Ageing and Sense of Smell

What gives us our ability to smell? What can take that ability away? Is age a factor? What are the consequences? And what can we do if we start to lose our sense of smell? 

What gives us our sense of smell? 

Smells are detected in the nose by specialised receptor cells known as olfactory neurones. Extending from each olfactory neurone are 8-20 olfactory cilia, hair-like structures extending though the mucous. These contain the actual smell receptors. 

When an odour molecule (oderant) binds to cilia it sets off a signal that travels along the olfactory nerve to the olfactory bulb, underneath the front of the brain. The brain then interprets patterns in electrical activity as specific odors – i.e. something we can recognize as smell. 

What factors affect our sense of smell? 

Some of us may be born with a better sense of smell than others, just as some people may be born with better hearing, sight or sense of taste.

However, during our lives, many factors can then influence our sense of smell including: 

  • The common cold, as well as zinc containing nasal sprays used to treat it
  • Other respiratory infections, chronic rhinitis and sinusitis
  • Smoking
  • Certain medications such as common cholesterol lowering drugs and blood pressure drugs
  • Nasal polyps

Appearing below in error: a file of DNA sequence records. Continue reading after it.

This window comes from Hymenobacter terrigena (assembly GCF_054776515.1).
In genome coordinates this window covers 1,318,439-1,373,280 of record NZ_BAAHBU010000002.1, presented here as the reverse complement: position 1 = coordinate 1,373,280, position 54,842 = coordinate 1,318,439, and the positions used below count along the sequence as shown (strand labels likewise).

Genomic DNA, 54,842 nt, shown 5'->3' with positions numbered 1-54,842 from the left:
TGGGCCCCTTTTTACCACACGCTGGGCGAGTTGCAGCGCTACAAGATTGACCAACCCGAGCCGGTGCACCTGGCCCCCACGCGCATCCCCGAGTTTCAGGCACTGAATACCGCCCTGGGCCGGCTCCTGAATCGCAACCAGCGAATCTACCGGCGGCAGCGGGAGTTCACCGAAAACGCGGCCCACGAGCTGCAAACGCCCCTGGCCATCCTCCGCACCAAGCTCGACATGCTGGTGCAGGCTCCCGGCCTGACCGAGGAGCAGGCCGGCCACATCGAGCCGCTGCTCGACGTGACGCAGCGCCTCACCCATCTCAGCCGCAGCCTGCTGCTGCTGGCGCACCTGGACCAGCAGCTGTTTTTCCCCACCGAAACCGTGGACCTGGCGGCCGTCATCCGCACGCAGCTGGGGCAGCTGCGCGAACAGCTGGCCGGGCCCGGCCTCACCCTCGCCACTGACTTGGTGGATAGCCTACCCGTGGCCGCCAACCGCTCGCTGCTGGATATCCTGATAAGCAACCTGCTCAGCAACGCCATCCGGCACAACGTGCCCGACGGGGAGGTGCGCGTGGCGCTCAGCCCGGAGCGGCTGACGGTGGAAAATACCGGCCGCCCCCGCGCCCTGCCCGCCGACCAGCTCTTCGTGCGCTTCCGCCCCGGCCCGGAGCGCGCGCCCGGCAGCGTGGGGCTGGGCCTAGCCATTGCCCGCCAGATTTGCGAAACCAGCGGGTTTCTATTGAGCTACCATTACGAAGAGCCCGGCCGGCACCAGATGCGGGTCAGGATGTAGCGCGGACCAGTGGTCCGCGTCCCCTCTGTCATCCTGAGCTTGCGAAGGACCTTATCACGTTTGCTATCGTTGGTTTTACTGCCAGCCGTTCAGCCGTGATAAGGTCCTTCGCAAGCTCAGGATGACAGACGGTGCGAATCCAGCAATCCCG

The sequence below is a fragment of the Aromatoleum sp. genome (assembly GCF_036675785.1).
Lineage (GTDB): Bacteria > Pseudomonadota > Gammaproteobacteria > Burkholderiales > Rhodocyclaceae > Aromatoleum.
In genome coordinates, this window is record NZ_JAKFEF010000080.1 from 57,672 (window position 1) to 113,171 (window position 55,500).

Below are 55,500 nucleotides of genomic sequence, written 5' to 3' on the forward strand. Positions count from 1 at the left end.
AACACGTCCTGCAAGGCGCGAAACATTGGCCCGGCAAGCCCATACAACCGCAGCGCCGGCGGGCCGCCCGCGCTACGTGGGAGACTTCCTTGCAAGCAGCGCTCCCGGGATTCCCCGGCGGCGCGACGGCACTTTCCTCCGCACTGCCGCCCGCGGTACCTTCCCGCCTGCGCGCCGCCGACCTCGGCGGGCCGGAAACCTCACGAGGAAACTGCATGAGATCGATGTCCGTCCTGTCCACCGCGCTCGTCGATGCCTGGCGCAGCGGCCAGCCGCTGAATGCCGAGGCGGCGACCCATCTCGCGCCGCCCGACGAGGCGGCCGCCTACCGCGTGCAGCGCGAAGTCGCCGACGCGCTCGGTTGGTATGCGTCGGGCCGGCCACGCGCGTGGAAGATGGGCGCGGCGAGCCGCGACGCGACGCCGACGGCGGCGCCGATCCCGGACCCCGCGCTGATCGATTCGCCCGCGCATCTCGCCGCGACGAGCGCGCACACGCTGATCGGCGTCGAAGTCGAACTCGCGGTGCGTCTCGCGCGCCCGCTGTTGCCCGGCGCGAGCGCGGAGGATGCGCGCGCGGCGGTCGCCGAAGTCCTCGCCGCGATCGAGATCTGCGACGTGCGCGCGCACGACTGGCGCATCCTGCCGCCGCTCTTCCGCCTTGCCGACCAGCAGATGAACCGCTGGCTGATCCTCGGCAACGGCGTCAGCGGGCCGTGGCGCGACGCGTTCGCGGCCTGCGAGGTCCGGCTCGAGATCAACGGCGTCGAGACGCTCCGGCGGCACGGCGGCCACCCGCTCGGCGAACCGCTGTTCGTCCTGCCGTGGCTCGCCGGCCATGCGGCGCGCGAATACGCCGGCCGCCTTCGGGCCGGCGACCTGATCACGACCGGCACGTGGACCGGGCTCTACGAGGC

• Neurodegenerative diseases such as Parkinson's and Alzheimer's.  

Additionally a deviated septum - the membrane separating the two halves of the nasal passage - may cause difficulties with our ability to smell.  

Other factors can include hormonal disturbances, dental problems, exposure to chemicals such as insecticides and solvents, radiation for treating head or neck cancer, head or nose injury that damages the olfactory nerves and slow growing brain tumours that press on the olfactory nerves.  

Does our sense of smell deteriorate with age? 

Age may affect our ability to distinguish one smell from another. A reduction in our sense of smell is known as hyposmia, while a complete loss is called anosmia.  

This deterioration in our sense of smell affects more men than women and is most marked beyond the age of 70. It is thought to be the result of a reduced ability to keep up with the constant loss and replacement of the olfactory cells. Also the amount of mucous which is produced and which normally helps secure the cilia is reduced as we get older. Problems caused by a deviated septum may also become more acute during later life.  

How many older people are affected?  

Up to half the population between the ages of 65-80 may be affected. In those over 80 over 60% may experience a reduction in sense of smell. Of the original 10 million or so olfactory cells normally found in the nose as many as 60% of these may be lost with age.

Furthermore as people age they may even lose their ability to taste food and drink. Where this coincides with a loss in the sense of smell this can make it difficult to enjoy food and drink and may therefore result in loss of appetite. 

The consequences when our sense of smell deteriorates 

 Smell is often our first response to stimuli.  

  • It can alert us to fire before we see flames.
  • It makes us recoil before we taste rotten food.
  • It provides us with an ability to detect and avoid many poisonous or dangerous gases. 
  • It also makes us aware of our own personal hygiene.  

The loss of our sense of smell affects enjoyment and interest in food since taste and smell are so intimately entwined. As a result older people may show less interest in food, which can lead to a significant reduction in appetite and potential dietary deficiencies.